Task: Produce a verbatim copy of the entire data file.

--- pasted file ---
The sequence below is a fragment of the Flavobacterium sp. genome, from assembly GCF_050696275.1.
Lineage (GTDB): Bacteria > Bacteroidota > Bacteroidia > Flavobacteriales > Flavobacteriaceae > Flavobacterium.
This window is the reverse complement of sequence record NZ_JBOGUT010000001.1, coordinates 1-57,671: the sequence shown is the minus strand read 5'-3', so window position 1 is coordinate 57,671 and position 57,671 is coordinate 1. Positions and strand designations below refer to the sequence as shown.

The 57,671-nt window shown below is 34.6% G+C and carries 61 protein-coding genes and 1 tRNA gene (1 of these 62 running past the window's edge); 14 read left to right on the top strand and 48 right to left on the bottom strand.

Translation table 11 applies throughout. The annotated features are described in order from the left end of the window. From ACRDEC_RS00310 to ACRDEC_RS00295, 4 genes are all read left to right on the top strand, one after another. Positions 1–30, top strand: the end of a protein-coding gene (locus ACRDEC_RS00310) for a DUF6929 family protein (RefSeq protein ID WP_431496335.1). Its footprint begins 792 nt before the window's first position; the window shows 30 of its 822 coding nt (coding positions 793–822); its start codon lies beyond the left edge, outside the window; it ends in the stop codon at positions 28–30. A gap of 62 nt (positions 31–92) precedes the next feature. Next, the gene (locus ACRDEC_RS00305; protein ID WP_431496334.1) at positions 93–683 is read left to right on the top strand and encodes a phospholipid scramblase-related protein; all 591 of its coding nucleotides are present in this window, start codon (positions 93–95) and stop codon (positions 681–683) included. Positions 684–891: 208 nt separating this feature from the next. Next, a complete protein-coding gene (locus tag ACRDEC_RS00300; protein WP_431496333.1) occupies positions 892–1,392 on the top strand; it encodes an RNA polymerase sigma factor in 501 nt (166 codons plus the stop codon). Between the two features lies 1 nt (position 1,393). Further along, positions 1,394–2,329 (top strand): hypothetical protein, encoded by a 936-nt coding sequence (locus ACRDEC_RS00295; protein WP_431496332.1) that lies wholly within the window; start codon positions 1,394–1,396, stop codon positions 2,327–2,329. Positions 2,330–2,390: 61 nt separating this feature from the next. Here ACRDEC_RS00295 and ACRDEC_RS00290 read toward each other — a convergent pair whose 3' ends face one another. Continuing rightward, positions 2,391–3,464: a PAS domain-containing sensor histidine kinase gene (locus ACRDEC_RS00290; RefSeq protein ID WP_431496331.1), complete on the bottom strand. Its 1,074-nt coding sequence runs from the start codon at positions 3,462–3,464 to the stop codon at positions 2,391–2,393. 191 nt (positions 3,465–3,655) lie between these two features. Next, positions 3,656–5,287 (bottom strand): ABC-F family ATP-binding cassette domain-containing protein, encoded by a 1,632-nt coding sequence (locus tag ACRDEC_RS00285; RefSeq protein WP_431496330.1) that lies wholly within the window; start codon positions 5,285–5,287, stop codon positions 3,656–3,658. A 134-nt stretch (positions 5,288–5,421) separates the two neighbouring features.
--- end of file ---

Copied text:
The sequence below is a fragment of the Flavobacterium sp. genome, from assembly GCF_050696275.1.
Lineage (GTDB): Bacteria > Bacteroidota > Bacteroidia > Flavobacteriales > Flavobacteriaceae > Flavobacterium.
This window is the reverse complement of sequence record NZ_JBOGUT010000001.1, coordinates 1-57,671: the sequence shown is the minus strand read 5'-3', so window position 1 is coordinate 57,671 and position 57,671 is coordinate 1. Positions and strand designations below refer to the sequence as shown.

The 57,671-nt window shown below is 34.6% G+C and carries 61 protein-coding genes and 1 tRNA gene (1 of these 62 running past the window's edge); 14 read left to right on the top strand and 48 right to left on the bottom strand.

Translation table 11 applies throughout. The annotated features are described in order from the left end of the window. From ACRDEC_RS00310 to ACRDEC_RS00295, 4 genes are all read left to right on the top strand, one after another. Positions 1–30, top strand: the end of a protein-coding gene (locus ACRDEC_RS00310) for a DUF6929 family protein (RefSeq protein ID WP_431496335.1). Its footprint begins 792 nt before the window's first position; the window shows 30 of its 822 coding nt (coding positions 793–822); its start codon lies beyond the left edge, outside the window; it ends in the stop codon at positions 28–30. A gap of 62 nt (positions 31–92) precedes the next feature. Next, the gene (locus ACRDEC_RS00305; protein ID WP_431496334.1) at positions 93–683 is read left to right on the top strand and encodes a phospholipid scramblase-related protein; all 591 of its coding nucleotides are present in this window, start codon (positions 93–95) and stop codon (positions 681–683) included. Positions 684–891: 208 nt separating this feature from the next. Next, a complete protein-coding gene (locus tag ACRDEC_RS00300; protein WP_431496333.1) occupies positions 892–1,392 on the top strand; it encodes an RNA polymerase sigma factor in 501 nt (166 codons plus the stop codon). Between the two features lies 1 nt (position 1,393). Further along, positions 1,394–2,329 (top strand): hypothetical protein, encoded by a 936-nt coding sequence (locus ACRDEC_RS00295; protein WP_431496332.1) that lies wholly within the window; start codon positions 1,394–1,396, stop codon positions 2,327–2,329. Positions 2,330–2,390: 61 nt separating this feature from the next. Here ACRDEC_RS00295 and ACRDEC_RS00290 read toward each other — a convergent pair whose 3' ends face one another. Continuing rightward, positions 2,391–3,464: a PAS domain-containing sensor histidine kinase gene (locus ACRDEC_RS00290; RefSeq protein ID WP_431496331.1), complete on the bottom strand. Its 1,074-nt coding sequence runs from the start codon at positions 3,462–3,464 to the stop codon at positions 2,391–2,393. 191 nt (positions 3,465–3,655) lie between these two features. Next, positions 3,656–5,287 (bottom strand): ABC-F family ATP-binding cassette domain-containing protein, encoded by a 1,632-nt coding sequence (locus tag ACRDEC_RS00285; RefSeq protein WP_431496330.1) that lies wholly within the window; start codon positions 5,285–5,287, stop codon positions 3,656–3,658. A 134-nt stretch (positions 5,288–5,421) separates the two neighbouring features.